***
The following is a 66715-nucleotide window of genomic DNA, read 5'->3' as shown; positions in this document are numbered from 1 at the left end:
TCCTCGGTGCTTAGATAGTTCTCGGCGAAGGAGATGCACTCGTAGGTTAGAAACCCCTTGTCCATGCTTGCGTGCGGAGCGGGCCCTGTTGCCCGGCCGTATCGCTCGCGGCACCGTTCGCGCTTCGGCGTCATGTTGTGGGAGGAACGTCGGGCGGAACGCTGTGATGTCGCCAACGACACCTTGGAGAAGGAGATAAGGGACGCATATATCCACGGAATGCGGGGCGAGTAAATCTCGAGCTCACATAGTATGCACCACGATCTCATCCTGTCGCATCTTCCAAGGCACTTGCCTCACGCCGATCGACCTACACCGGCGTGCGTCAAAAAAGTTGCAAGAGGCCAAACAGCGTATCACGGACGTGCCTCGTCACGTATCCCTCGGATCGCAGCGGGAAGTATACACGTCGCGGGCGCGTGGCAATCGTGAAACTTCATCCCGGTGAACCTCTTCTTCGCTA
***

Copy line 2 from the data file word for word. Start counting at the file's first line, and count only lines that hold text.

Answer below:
TCCTCGGTGCTTAGATAGTTCTCGGCGAAGGAGATGCACTCGTAGGTTAGAAACCCCTTGTCCATGCTTGCGTGCGGAGCGGGCCCTGTTGCCCGGCCGTATCGCTCGCGGCACCGTTCGCGCTTCGGCGTCATGTTGTGGGAGGAACGTCGGGCGGAACGCTGTGATGTCGCCAACGACACCTTGGAGAAGGAGATAAGGGACGCATATATCCACGGAATGCGGGGCGAGTAAATCTCGAGCTCACATAGTATGCACCACGATCTCATCCTGTCGCATCTTCCAAGGCACTTGCCTCACGCCGATCGACCTACACCGGCGTGCGTCAAAAAAGTTGCAAGAGGCCAAACAGCGTATCACGGACGTGCCTCGTCACGTATCCCTCGGATCGCAGCGGGAAGTATACACGTCGCGGGCGCGTGGCAATCGTGAAACTTCATCCCGGTGAACCTCTTCTTCGCTA